As I said earlier, I made it back to the Tokyo Game show for the second and last public day. It was great to get a train directly there, which meant I arrived a bit early and was in the show before the big crowds formed. This day I devoted to actually playing the games- well, I did of course take some time out for the cuties, but when you have lines that take around 45 minutes just to play a game for 10, you have to be willing to give up your time.
My impression? The games I played on the PS3 were excellent, far smoother than similar things on my PC. But they certainly weren’t revolutionary. Grand Turismo HD had some beautiful backgrounds, but other than the high resolution, it was just another driving game. seeing the ‘spectators’ repeatedly making the same gestures, even when you crash into them with your car, reminded me that we are still in computer-game land and not yet the elusive realm of ‘virtual reality’. Ridge Racer 7 looked better, with beautiful reflections on the car going through caves and the feeling of speed that series gives you, but of course it was still just another version of Ridge. Then they had the first person shooters, which to be honest I thought were more a Microsoft or PC thing. They had booths lined up with networked PS3s for team play, complete with decorations such as alarm lights blinking and ammo boxes with camoflaged webbing in the corners. I tried Warhawk and Resistance, both having fantastically detailed graphics, with rich use of shaders; a generation above PS2, and probably at least as good as the X-Box 360.
Having such smooth gameplay and vivid images shouldn’t be underestimated in terms of how immersive the games become, increasing the feeling of ‘being there’. It really felt like a high-end PC at a budget price and I was pleased to see that more sophisticated gameplay is possible here than on the previous kiddy-consoles. Nothing I saw, though, was a match for the HD videos on the theatre screens. This was all a far cry from the games I played on my 48k Sinclair Spectrum (the ‘Speccy’) when I was growing up, loading them from tape to see a simple but back then impressive game. Many of them were made in someone’s bedroom, but are still being played today on emulators, just as I sometimes do on my Nintendo DS on the train. Back in the ‘golden ’80’s the game design was more groundbreaking, with those 2D innovations forming the basis of todays genres of shooters, racers, platform games and RPGs (role playing games, not rocket-propelled grenades), incredibly more sophisticated though they may now be.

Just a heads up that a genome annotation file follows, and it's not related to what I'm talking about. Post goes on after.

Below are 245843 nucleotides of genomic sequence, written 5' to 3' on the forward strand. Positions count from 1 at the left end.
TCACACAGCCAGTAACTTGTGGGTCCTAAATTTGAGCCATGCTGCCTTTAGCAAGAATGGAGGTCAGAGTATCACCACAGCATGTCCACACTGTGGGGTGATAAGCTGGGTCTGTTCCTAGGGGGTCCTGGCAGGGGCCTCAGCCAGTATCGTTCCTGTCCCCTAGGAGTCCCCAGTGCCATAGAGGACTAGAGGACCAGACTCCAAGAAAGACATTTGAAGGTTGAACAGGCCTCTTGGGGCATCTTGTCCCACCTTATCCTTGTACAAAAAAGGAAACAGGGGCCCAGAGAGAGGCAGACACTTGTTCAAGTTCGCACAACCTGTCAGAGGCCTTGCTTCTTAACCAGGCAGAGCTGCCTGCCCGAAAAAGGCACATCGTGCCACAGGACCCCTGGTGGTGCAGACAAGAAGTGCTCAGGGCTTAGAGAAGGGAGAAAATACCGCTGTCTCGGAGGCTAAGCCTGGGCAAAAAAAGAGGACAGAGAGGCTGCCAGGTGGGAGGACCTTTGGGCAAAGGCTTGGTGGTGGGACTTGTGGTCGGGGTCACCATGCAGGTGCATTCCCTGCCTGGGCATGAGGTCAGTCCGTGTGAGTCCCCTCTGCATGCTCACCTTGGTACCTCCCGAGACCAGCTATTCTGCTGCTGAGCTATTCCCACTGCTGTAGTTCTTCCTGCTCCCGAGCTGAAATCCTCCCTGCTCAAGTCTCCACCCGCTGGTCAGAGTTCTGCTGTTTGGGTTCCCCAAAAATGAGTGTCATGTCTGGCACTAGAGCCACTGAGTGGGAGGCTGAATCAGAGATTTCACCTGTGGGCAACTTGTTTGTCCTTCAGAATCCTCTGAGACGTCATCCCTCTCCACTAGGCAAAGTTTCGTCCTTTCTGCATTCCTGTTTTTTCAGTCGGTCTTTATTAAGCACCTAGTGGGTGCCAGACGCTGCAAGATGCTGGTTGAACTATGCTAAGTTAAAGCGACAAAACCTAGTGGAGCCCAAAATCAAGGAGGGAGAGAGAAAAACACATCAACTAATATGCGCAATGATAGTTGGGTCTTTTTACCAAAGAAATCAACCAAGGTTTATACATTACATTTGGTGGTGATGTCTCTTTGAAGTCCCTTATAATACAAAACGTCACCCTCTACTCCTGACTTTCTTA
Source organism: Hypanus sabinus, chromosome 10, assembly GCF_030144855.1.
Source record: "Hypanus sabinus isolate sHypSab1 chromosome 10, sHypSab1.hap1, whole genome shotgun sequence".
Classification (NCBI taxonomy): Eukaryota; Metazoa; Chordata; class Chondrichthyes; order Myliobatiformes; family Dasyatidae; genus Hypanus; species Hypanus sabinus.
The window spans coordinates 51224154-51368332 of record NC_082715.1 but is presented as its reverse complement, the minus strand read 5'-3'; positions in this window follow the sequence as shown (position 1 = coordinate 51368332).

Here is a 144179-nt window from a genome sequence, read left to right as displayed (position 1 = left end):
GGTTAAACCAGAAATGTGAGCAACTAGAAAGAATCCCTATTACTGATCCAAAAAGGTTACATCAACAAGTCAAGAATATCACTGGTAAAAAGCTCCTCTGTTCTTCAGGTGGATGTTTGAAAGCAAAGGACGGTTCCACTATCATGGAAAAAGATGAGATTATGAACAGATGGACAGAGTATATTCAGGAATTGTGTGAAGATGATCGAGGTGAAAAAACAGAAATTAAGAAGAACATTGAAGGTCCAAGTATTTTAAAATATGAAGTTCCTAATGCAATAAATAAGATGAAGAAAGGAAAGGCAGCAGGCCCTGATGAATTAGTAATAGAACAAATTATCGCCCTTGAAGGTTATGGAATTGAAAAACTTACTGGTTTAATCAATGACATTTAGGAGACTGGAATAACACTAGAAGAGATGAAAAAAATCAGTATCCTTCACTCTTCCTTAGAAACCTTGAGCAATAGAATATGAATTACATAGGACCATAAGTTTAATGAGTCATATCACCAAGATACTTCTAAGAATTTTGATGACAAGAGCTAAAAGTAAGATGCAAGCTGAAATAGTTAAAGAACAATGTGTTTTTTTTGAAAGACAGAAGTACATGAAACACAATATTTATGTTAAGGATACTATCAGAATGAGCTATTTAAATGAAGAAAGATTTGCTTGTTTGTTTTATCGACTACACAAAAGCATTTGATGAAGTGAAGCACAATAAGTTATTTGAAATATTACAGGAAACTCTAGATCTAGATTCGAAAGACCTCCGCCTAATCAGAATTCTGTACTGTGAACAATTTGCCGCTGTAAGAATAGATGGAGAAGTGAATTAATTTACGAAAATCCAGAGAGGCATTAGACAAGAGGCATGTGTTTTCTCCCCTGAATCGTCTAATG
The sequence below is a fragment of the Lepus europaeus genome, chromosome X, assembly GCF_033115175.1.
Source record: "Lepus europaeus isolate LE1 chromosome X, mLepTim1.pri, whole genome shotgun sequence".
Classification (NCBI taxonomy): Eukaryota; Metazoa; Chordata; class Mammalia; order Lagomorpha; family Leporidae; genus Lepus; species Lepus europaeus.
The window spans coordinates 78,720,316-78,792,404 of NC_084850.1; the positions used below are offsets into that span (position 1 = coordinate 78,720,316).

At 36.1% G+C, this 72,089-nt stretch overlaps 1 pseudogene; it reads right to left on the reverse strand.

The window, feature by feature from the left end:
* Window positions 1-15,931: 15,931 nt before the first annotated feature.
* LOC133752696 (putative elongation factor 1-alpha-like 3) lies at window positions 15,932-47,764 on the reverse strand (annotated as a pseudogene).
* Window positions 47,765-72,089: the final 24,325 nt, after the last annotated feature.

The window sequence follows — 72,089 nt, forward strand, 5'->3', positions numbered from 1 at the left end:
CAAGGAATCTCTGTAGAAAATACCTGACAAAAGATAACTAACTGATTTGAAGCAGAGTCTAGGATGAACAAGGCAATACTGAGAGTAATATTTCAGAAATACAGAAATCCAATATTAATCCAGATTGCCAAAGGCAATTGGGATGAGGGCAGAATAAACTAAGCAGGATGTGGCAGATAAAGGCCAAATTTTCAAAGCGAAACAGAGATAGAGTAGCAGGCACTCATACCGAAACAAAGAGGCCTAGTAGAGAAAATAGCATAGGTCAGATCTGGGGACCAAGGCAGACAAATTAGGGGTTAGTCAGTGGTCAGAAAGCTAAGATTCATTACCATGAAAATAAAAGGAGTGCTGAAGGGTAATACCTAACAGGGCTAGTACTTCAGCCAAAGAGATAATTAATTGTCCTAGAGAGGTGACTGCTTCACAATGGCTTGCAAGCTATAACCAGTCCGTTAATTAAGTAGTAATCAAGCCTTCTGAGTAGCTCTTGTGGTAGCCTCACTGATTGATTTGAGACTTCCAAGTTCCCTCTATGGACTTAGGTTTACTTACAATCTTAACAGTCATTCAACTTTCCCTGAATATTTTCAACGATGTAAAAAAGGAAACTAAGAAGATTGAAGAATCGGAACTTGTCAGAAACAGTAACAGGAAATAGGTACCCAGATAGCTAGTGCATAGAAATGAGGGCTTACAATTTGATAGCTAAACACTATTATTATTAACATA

From the videos, Metal Gear Solid 4 looks like it will be truly amazing- very stylish, and the clips for Final Fantasy XIII contained some of the best computer animation I’ve ever seen. It was worth going to the show just to see such things on the big screen and to feel the excitement of ‘tommorow’s games’. Microsoft also made a good showing, giving out bags near the station and having long lines at their booth, mainly for ‘Blue Dragon’, a Japanese-style game designed by the Final Fantasy Director. PS3 may well have a harder time than Sony would wish for and of course the Nintendo Wii, with it’s innovation and low price could well be successful, though I personally think it’ll do best in the kid’s market, as Nintendo have traditionally done. What is perhaps most exciting about the PS3 is that it could popularise Blue-Ray disks and bring the next generation of DVDs into the living room. That, or the rival HD-DVD, could herald the true home-theatre, when images and sound as detailed as the cinema make it into our homes for real. I actually know people intending to buy a PS3 for just this reason, just as many bought a PSP predominantly to watch videos on the move, though this led them to also pay extortinate prices for little memory sticks, so that had they bought a hard-disk based video player in the first place, they would have broken even (the memory sticks are cheaper now, though).
All in all a great show, again, the perfect thing just before my birthday- and I uploaded my favourite pictures of it here– but be prepared for a deluge of cuties!